Initial Unemployment Claims (101713): 358K SA; Raw Claims Less Than 2% Below Same Week Last Year; Processing Issues Make Analysis Futile
Over the next several days we’re probably going to find out that the economy has performed marginally during the 17% government shutdown for reasons unrelated to it.
Here’s the opening round from the Department of Labor:
SEASONALLY ADJUSTED DATA
In the week ending October 12, the advance figure for seasonally adjusted initial claims was 358,000, a decrease of 15,000 from the previous week’s revised figure of 373,000. The 4-week moving average was 336,500, an increase of 11,750 from the previous week’s revised average of 324,750.
… UNADJUSTED DATA
The advance number of actual initial claims under state programs, unadjusted, totaled 357,041 in the week ending October 12, an increase of 20,902 from the previous week. There were 362,730 initial claims in the comparable week in 2012.
Predictions were for 335,000 seasonally adjusted claims. But Bloomberg says that California is still working through a backlog of claims, and I guess no one cares enough to post these claims to the week in which they were actually filed, making attempts at analysis futile.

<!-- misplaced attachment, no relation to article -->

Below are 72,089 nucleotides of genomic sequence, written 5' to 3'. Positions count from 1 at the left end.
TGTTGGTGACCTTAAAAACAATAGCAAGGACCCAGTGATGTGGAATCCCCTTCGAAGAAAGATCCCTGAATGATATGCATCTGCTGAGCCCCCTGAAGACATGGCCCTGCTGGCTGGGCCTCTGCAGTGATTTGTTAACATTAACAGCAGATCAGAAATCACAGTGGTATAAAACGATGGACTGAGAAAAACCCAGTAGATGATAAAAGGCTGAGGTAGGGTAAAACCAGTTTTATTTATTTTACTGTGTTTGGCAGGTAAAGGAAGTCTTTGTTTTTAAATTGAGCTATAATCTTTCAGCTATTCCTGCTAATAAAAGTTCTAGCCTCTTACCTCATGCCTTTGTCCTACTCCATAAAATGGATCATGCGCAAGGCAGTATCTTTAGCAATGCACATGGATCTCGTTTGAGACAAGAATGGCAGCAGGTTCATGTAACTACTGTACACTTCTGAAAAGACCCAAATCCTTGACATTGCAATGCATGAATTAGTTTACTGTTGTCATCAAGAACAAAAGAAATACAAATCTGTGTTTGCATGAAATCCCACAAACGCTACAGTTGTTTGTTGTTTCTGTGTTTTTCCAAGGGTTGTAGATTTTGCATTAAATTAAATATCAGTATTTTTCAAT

So I’m not going to try.
UPDATE: However, glutton for punishment that I am, I’ll try to look at previous weeks without California. Here goes.
Let’s start with what today’s report says about the week ended October 5:
CA +33,654 Increase reflects backlog of claims which could not be processed previously.
MD +4,409 No comment.
OH +4,122 Layoffs in manufacturing.
MI +4,066 Increase reflects return to full processing after computer system implementation.
VA +3,927 Layoffs in professional and technical services.
WA +2,358 Layoffs in public administration, arts, entertainment and recreation, and professional, scientific and technical service industries.
NY +2,136 Layoffs in the public administration, real estate and rental and leasing, and manufacturing industries.
KY +2,120 No comment.
MN +1,939 Layoffs in public administration.
MA +1,904 Layoffs in the trade, health care and social service, and manufacturing industries.
AR +1,834 No comment.
GA +1,598 Layoffs in the administration and support and manufacturing industries.
HI +1,508 No comment.
AZ +1,467 No comment.
TX +1,425 Layoffs in the support services, finance, health care and social assistance industries, and manufacturing.
FL +1,393 Layoffs in the construction, trade, service and manufacturing industries.
PA +1,032 Layoffs in the construction, retail trade, and finance and insurance industries.
MT +1,019 Increase due to seasonal layoffs.
NJ +1,004 Layoffs in the service and manufacturing industries.
That’s a large list of significant increases. Other than CA and MI, which are processing-related, only Minnesota specifically represents government employees, and it could be state and local, not federal.
There is no apparently no way to look further, because unless I just couldn’t find it, DOL stopped listing state data during the shutdown.
UPDATE 2: In the comments, Steve notes that individual state archives have been updated. But as far as I can tell, the one-by-one list of states one would need to get a handle on the situation in the country as a whole hasn’t been.